Prisoner's Rights Law
What Are a Prisoner's Rights?
Prisoner's Rights Law deals with the rights of inmates while behind bars. Many of these laws relate to fundamental human rights and civil liberties.
Cruel and Unusual Punishments - Every inmate has the right to be free under the Eighth Amendment from inhumane treatment or anything that could be considered "cruel and unusual" punishment. Unfortunately, the Eighth Amendment did not clearly define what "cruel and unusual" punishment includes, meaning much of the definition has derived from case law. Generally speaking, any punishment that is considered inhumane treatment, like torture or abuse, or a violation of a person's basic dignity may be considered cruel and unusual within the discretion of the court.
Sexual Harassment or Sex Crimes - Inmates have a right to be free from sexual harassment or sex crimes, like being raped or molested while in custody. This applies to crimes or harassment from both inmates and prison personnel.
Right to Complain About Prison Conditions and Access to the Courts - Inmates have the right both to complain about prison conditions and to voice their concerns to prison officials and the courts.
Disabled Prisoners - Inmates with disabilities are entitled to certain reasonable accommodations under the American with Disabilities Act to ensure they receive the same access to prison facilities as those who are not disabled.
Medical and Mental Health Care - Prisoners are entitled to receive medical care and mental health treatment. These treatments are only required to be "adequate," not the best available or even the standard treatment for those outside of incarceration.
First Amendment Rights - Inmates retain basic First Amendment rights (i.e., free speech and religion), but only to the extent that the exercise of those rights do not interfere with their status as inmates.
Discrimination - Inmates have the right to be free from discrimination while imprisoned. This includes racial segregation, disparate treatment based on ethnicity or religion, or preferences based on age, among others.
If you have questions about what rights an inmate has (or will have) under specific circumstances, you can review the materials below and should also contact a local attorney familiar with criminal law. You can find a list of attorneys in your area on our Criminal Defense Law Firms page.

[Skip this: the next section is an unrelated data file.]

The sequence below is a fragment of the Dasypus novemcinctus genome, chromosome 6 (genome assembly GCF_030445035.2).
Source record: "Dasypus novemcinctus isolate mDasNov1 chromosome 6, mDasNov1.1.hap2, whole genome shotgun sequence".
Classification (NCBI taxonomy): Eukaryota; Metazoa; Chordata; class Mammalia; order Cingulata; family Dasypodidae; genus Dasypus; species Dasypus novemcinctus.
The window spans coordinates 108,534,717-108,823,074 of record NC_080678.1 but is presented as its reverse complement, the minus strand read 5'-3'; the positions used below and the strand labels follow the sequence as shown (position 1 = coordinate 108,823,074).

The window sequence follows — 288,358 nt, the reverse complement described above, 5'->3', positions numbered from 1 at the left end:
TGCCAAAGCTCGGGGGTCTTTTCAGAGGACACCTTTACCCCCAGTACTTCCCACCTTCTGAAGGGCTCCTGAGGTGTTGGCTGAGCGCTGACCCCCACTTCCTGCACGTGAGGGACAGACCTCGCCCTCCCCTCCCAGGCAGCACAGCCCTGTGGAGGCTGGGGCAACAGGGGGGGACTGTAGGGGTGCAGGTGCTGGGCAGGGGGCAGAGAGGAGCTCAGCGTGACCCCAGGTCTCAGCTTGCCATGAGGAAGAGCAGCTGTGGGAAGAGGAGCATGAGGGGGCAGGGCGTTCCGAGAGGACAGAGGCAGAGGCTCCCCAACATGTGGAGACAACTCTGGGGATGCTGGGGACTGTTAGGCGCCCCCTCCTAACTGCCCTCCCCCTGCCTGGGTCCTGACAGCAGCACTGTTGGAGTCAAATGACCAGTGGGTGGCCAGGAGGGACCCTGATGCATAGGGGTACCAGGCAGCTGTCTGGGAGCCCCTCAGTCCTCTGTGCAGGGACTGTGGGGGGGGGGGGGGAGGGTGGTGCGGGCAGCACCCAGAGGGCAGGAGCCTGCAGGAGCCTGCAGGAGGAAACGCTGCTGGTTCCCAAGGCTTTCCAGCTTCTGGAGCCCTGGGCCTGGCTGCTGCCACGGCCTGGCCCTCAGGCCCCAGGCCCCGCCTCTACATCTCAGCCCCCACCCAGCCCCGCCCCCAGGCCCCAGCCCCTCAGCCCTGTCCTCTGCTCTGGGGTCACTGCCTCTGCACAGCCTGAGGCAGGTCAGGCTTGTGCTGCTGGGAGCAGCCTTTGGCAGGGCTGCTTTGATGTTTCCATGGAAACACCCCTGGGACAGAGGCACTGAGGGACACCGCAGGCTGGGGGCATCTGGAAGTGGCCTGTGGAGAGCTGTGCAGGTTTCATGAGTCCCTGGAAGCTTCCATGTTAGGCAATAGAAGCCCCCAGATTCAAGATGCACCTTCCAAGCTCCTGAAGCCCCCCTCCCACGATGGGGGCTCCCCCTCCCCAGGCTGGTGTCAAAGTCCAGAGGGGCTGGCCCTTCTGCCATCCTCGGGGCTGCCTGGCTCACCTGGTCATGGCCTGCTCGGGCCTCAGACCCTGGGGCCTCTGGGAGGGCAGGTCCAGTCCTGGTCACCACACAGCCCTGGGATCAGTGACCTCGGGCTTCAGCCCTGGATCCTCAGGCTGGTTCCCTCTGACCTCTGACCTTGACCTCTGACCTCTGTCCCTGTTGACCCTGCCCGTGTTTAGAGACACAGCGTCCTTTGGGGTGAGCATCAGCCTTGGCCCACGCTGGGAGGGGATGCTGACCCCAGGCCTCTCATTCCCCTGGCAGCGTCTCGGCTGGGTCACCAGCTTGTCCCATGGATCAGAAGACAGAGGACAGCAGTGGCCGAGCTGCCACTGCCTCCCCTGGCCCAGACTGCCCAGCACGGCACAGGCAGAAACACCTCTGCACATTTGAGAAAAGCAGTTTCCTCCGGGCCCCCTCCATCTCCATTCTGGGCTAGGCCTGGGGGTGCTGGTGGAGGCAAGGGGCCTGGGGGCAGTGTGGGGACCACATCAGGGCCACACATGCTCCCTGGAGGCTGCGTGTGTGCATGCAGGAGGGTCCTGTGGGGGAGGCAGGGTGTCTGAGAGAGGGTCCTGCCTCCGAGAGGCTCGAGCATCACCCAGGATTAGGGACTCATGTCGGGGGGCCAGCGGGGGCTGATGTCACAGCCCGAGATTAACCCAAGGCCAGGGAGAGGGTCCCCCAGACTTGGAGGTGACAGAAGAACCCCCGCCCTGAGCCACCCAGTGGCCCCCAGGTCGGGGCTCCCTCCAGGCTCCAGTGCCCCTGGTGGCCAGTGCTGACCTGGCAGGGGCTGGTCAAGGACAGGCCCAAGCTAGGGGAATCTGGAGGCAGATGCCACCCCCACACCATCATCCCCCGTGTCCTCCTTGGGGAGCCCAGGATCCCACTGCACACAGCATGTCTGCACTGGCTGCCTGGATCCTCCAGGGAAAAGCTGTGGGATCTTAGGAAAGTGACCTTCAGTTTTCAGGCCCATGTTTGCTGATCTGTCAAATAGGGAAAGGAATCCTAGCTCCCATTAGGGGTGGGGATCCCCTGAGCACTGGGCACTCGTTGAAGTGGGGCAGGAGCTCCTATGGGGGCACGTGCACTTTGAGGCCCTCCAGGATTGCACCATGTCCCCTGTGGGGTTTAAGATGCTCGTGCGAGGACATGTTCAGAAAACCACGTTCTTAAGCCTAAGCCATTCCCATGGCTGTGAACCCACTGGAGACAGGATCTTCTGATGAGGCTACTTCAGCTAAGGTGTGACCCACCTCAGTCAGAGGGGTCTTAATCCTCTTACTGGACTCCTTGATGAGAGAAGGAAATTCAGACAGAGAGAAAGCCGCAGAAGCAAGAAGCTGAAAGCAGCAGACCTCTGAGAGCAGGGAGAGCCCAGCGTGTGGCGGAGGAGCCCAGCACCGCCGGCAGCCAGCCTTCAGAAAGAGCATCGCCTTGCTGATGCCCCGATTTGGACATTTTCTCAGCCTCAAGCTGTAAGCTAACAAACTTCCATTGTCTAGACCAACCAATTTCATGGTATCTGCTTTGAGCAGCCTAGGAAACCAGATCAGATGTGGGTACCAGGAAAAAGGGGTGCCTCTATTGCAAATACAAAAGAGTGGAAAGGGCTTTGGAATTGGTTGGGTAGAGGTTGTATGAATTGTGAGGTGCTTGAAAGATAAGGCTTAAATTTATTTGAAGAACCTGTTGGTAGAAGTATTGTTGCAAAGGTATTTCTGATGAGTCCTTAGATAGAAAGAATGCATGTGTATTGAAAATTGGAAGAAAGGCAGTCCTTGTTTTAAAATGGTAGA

More About Prisoner's Rights
- Do Inmates Have Rights? If So, What Are They?
A person's rights while imprisoned vary slightly depending on where they are incarcerated and at what stage of the criminal process their case may be.
- How Do You Get Out of Jail After an Arrest?
Getting arrested is an incredibly stressful, confusing experience, both for the person under arrest and their friends and loved ones. And, once taken to jail, there is probably just one thing on everyone's mind: getting that person back out of jail. So, how is that done?
- Prisoner Rights While Incarcerated
The United States Constitution provides certain rights to all individuals, even those who are locked up for engaging in criminal activity.
- What Can I Do if My Spouse Is Not Receiving Proper Medical Treatment while Incarcerated?
While the rights of people while imprisoned are fewer than those of free citizens, inmates still have many rights. This includes the right to medical treatment for physical and psychological needs.
- What is the Difference Between Jail and Prison?
Incarceration of any kind is designed to be an unpleasant experience. But, the policies, rights, and daily life of an inmate can be very different between these two types of institutions.
Articles About Prisoners' Rights
- Higher Education in Prison
- Injuries Involving the Government
- International Crimes and Extradition
- Is Solitary Confinement Legal for a Juvenile and if so Is Four Years in Solitary Excessive?
- New Guidelines Regarding Drug Offenses Established by Sentencing Commission
- Pleading Not Guilty Even When Guilty
- Prisoner Rights While Incarcerated
- Prisoners and Inadequate Dental Care - A Constitutional Issue
- Prisoners' Rights
- Responsibility of Jails
- The Ongoing Problem of Over-Criminalization in America